The death of one of Britain’s most famous TV stars, “Love Island” host Caroline Flack, has sparked a debate over the behavior of the tabloid press and whether social media companies need to do more to remove toxic content.
The 40-year-old Flack, the former presenter of the hugely popular reality show “Love Island” and a winner of Britain’s version of “Dancing with the Stars,” was found dead in her London flat on Saturday after she died by suicide.
Friends of the presenter have accused the tabloid press and social media trolls of hounding her after she was charged with assaulting her boyfriend in December, a charge she denied.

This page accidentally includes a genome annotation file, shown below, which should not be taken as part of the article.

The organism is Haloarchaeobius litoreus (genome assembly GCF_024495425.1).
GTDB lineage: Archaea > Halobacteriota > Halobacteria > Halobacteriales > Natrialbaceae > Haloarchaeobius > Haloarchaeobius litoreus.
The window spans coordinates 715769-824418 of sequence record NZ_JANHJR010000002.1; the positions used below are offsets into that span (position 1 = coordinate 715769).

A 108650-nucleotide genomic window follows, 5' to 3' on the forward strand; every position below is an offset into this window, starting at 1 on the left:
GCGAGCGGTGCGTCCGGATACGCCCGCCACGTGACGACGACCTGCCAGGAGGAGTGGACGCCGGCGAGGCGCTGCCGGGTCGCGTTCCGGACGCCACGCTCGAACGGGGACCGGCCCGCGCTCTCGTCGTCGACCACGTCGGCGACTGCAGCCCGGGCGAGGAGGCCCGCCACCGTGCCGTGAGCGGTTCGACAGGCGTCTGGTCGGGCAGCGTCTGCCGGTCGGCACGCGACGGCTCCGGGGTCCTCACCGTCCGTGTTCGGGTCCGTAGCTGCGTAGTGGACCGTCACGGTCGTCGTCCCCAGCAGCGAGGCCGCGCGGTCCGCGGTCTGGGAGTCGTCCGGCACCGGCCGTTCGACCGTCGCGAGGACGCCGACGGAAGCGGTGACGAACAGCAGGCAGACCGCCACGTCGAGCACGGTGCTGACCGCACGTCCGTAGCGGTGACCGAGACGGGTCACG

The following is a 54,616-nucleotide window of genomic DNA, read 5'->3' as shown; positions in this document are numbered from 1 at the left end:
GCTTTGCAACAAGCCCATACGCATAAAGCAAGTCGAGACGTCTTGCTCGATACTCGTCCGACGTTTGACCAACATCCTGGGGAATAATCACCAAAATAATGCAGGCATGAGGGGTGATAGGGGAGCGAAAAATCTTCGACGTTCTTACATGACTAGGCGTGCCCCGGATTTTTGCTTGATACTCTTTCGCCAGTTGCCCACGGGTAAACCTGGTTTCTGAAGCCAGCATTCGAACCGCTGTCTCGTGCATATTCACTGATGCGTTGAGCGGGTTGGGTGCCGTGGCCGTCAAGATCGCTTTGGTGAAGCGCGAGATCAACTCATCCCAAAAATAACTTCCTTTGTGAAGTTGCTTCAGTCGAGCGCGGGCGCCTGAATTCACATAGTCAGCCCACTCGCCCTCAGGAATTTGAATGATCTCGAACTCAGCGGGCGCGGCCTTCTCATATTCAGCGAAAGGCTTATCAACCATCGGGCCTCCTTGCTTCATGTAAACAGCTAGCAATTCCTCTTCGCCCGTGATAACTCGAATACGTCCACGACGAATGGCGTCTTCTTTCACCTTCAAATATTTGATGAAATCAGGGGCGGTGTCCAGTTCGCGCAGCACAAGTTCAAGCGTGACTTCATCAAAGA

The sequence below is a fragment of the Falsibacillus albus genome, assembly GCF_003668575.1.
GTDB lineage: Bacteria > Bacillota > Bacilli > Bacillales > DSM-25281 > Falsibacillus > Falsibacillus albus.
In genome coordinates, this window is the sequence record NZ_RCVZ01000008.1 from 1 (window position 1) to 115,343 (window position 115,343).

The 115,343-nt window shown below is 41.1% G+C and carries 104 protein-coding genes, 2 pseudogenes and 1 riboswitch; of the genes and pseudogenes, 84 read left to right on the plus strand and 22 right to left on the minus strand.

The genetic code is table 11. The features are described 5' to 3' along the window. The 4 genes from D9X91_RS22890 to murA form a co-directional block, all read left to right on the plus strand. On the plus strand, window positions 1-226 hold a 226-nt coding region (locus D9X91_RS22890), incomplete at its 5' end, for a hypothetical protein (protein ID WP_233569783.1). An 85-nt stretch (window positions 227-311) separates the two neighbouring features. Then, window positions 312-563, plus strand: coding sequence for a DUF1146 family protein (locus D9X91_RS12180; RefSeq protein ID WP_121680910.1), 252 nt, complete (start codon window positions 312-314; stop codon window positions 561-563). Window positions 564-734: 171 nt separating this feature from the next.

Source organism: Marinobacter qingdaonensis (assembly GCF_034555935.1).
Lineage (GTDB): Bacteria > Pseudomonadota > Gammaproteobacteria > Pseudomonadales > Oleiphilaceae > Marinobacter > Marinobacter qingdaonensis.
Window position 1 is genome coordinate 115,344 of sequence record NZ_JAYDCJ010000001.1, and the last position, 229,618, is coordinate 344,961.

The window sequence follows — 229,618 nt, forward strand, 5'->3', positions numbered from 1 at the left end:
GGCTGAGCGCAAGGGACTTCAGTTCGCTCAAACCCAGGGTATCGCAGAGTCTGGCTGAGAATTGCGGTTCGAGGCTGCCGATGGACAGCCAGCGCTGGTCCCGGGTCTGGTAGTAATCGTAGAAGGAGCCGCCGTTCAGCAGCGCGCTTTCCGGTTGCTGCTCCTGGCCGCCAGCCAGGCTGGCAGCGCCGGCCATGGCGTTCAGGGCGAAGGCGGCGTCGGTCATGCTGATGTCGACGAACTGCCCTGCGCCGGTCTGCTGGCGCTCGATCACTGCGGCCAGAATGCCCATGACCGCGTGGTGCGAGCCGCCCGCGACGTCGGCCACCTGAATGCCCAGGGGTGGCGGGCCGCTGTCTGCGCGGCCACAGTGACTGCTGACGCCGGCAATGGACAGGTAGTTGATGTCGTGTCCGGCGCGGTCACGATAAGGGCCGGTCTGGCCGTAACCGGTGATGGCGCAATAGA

British Prime Minister Boris Johnson’s spokesman called her death a tragedy and said social media companies needed to do more to make sure that robust processes were in place to remove unacceptable content.
“Caroline Flack was relentlessly trolled online, but this trolling was amplified and legitimized by the mainstream press and they should not be allowed to dodge their share of the blame,” said Tracy Brabin, the opposition Labour Party’s culture spokeswoman.
Britain is once again discussing the role of its tabloid press, just weeks after Prince Harry and his wife Meghan moved to Canada, partly to avoid what they said was misleading and unfair reporting.
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